FSSAI wants calorie count on restaurant menus, plans risk management system; here’s what businesses think

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Updated: October 28, 2021 10:01 PM

Ease of Doing Business for MSMEs: FSSAI will also be launching the concept of ‘Perpetual License’ “so that no renewal of the license would be necessary for the industry," its CEO Arun Singhal said on Wednesday.

FSSAI's CEO Arun Singhal said that serving size along with the calorific information of the serving will be mentioned on the restaurants’ menus from January next year.

Ease of Doing Business for MSMEs: Food safety regulator Food Safety and Standards Authority of India (FSSAI) is mulling to have a risk management system in place for the domestic businesses in the food sector to keep in check arbitrary inspection by food inspectors. FSSAI CEO Arun Singhal at a FICCI event on Wednesday said that a risk management system is being planned for the domestic sector akin to the system in place for imported products with respect to sampling and inspection of food products.

“This will include the product details, manufacturer profile, compliance reports to reduce the incidence of unnecessary inspection by food and safety inspectors,” Singhal said. The purpose of risk management as a process is to essentially figure out potential issues in a business growth before they occur in order to plan and implement the activities to handle the risk as required across the life of a product or a project. The likely move by FSSAI is expected to ease doing business for small businesses in the sector.

“The concept of risk management system in food basically categorises businesses as per different metrics around food safety concerns such as food that are at high risk of being spoiled such as meat and meat products while others like cereals and food grains are at low risk if stored properly. Also, whether the business is into manufacturing food or transporting or storing it is another metric. Based on such metrics and others, a call is taken for inspection,” Pawan Agarwal, Former CEO, FSSAI told Financial Express Online.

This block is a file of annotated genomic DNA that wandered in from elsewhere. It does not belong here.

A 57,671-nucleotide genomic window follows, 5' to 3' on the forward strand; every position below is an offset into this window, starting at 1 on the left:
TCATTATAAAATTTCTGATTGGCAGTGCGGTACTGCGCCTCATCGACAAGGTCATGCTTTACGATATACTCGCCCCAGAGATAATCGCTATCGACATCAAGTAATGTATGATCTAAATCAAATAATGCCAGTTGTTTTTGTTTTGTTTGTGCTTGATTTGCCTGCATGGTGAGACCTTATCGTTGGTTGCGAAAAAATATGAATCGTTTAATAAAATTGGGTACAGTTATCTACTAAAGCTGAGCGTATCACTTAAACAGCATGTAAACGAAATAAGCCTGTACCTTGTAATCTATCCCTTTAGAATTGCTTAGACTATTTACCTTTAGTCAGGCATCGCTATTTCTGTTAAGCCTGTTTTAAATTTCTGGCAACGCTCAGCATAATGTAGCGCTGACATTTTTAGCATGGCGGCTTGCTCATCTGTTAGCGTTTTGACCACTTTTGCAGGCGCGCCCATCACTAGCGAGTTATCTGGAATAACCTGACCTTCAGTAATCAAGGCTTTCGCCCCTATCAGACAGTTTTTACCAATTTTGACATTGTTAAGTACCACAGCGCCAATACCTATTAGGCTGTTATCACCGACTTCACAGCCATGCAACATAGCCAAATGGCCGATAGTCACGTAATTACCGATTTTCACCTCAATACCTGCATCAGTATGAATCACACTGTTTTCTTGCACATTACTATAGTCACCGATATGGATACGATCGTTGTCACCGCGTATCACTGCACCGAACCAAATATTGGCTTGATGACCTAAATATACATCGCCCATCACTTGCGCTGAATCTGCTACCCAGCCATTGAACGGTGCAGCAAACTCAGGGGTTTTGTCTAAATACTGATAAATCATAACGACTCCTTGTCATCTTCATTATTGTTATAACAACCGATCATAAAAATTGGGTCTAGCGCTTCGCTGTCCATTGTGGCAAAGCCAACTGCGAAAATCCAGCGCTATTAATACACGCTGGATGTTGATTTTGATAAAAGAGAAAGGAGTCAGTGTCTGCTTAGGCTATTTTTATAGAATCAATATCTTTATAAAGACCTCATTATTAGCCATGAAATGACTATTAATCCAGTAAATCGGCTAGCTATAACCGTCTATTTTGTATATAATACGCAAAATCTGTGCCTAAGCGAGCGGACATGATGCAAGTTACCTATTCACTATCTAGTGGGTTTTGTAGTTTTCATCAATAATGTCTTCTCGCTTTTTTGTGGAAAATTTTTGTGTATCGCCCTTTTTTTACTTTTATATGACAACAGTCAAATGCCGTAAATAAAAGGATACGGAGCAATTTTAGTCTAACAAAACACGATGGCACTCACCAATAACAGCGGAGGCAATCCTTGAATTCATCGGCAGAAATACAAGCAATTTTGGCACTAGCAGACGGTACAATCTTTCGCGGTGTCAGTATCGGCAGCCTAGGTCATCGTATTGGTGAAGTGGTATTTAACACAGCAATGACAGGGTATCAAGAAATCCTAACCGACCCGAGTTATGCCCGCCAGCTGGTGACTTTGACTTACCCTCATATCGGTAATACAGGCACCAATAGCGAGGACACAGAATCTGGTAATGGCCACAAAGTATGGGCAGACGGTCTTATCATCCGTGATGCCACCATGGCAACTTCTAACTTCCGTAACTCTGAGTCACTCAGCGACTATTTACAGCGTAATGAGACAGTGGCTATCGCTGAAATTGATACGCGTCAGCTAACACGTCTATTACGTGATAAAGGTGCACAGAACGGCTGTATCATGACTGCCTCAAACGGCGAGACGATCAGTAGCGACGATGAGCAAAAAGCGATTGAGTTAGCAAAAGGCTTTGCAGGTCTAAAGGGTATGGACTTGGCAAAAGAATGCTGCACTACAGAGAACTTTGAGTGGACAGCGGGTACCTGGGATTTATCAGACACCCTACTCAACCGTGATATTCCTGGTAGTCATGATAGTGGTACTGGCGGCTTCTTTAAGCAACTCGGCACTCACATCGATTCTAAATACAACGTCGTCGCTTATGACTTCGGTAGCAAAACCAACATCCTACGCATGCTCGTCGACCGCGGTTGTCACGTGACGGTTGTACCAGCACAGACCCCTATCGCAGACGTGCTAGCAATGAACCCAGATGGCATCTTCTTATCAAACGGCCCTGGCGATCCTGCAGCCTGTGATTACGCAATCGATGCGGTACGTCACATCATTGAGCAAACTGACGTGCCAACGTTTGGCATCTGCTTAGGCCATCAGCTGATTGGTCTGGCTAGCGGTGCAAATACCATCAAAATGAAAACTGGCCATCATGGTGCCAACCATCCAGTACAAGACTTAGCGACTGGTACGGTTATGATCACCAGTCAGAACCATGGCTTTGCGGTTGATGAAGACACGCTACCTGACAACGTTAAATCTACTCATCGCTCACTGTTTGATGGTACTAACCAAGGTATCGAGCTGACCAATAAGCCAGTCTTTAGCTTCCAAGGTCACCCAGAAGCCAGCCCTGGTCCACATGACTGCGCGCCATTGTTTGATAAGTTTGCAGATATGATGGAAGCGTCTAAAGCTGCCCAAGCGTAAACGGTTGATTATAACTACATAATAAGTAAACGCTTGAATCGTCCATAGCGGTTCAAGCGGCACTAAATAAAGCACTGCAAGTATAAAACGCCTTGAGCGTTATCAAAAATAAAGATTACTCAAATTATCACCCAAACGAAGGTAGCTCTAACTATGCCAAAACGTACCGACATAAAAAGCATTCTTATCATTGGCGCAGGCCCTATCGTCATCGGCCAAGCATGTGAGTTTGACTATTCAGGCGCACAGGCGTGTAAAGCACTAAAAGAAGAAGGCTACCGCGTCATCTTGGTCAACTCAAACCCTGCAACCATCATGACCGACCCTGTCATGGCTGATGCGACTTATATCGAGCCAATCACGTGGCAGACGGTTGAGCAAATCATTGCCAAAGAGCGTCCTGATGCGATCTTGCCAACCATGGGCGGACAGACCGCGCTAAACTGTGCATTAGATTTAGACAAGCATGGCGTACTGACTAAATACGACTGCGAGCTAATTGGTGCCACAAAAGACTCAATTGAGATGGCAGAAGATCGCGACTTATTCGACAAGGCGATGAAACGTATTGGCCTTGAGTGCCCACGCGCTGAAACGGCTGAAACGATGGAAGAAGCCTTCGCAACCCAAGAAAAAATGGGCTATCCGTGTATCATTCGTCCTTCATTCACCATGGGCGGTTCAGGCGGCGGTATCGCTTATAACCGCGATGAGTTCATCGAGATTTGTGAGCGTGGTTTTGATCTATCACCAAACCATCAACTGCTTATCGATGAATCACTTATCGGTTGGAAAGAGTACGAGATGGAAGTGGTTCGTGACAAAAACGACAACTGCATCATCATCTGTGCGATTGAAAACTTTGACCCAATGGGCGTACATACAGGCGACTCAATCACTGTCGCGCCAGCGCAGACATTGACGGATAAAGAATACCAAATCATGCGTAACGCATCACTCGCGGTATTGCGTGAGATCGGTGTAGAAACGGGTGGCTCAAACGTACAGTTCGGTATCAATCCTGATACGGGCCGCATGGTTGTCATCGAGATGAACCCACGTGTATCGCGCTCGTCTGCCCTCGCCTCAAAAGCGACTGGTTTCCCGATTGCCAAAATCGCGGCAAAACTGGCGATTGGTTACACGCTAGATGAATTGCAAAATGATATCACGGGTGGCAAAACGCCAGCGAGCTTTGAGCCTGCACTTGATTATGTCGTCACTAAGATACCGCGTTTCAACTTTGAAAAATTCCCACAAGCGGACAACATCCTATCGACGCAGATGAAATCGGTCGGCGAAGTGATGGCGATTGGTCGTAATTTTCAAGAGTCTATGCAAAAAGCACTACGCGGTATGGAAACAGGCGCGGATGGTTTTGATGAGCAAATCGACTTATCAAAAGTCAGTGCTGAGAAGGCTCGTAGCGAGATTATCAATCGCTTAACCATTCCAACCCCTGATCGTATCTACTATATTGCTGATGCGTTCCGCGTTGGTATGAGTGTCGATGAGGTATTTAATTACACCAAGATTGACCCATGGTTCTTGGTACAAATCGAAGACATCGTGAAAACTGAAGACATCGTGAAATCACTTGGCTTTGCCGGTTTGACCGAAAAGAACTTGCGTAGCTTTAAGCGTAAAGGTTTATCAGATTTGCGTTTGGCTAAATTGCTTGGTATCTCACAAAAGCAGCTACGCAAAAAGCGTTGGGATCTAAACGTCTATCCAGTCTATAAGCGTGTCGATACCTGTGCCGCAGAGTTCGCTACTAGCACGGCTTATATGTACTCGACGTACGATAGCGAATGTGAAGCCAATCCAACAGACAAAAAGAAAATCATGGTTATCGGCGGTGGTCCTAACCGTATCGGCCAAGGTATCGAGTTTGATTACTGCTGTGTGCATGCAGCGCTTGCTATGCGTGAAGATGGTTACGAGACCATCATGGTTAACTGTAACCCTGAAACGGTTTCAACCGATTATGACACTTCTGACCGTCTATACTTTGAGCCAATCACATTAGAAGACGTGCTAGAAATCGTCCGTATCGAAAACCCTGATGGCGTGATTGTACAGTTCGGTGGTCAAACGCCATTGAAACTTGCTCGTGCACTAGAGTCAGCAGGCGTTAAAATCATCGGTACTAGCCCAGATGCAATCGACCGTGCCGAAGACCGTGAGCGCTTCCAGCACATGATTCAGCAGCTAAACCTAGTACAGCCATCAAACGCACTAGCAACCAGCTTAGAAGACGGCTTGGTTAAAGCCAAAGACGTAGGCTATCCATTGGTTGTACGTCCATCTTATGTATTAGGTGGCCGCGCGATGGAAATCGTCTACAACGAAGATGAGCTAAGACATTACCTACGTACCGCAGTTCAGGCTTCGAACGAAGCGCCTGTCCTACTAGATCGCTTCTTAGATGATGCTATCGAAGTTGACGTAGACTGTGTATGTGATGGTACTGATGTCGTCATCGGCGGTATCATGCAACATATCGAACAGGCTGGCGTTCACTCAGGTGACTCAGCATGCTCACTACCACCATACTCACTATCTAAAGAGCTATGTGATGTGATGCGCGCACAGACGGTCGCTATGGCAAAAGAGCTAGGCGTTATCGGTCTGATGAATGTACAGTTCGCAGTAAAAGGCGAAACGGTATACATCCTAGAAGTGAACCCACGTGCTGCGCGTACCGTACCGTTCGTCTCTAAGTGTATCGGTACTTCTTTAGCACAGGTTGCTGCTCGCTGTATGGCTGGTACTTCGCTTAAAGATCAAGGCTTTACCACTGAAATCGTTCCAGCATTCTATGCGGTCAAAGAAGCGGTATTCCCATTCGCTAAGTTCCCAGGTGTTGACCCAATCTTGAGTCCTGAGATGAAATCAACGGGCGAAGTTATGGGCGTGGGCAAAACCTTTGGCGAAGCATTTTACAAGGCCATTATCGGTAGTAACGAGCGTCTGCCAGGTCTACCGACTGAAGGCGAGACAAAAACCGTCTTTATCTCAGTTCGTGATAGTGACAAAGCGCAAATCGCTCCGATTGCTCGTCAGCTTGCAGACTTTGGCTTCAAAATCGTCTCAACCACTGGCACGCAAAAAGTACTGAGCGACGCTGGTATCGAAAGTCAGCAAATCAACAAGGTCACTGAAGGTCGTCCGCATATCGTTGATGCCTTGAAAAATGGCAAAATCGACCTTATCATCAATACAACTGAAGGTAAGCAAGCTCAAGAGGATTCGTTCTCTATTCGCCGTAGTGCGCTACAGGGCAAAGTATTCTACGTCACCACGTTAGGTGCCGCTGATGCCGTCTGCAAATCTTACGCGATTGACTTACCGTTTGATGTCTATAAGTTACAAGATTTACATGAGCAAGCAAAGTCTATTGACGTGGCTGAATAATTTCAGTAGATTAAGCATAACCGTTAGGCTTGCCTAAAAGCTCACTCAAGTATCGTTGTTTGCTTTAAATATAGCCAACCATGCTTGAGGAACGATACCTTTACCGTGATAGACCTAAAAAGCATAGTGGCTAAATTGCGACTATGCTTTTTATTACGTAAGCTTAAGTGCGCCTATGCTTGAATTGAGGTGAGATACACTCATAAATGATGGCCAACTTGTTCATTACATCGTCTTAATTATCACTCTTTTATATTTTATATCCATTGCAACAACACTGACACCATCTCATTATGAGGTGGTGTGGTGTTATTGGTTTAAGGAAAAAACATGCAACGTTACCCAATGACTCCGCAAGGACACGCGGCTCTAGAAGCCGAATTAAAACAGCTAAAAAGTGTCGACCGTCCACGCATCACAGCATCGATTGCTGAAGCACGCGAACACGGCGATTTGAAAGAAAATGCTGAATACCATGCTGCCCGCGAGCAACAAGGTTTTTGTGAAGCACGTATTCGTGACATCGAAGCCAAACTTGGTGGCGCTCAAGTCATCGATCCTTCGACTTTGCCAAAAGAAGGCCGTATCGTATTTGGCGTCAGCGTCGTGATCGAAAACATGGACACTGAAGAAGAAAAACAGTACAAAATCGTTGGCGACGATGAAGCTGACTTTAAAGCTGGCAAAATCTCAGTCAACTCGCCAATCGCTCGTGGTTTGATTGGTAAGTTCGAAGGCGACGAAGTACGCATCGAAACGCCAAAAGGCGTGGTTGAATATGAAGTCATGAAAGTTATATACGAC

Agarwal noted that while currently in many cases inspection is done in an arbitrary manner but once there is a digital interface then, “inspectors won’t even know in advance where they have to inspect. They will not have the liberty to choose where to inspect. The digital system will decide which businesses to inspect. Hence, the inspection load on businesses will come down and they won’t have to be unnecessarily worried. This will lead to better ease of doing business. Earlier the IT platform of FSSAI called the Food Licensing and Registration System (FLRS), which was changed to Food Compliance System, was confined to giving licenses and registration.”

Also read: $158 billion finance gap for India’s 15M women MSMEs, 66% don’t have bank account: IFC’s Qamar Saleem

Singhal also announced that FSSAI will be launching the concept of ‘Perpetual License’ “so that no renewal of the license would be necessary for the industry,” he said.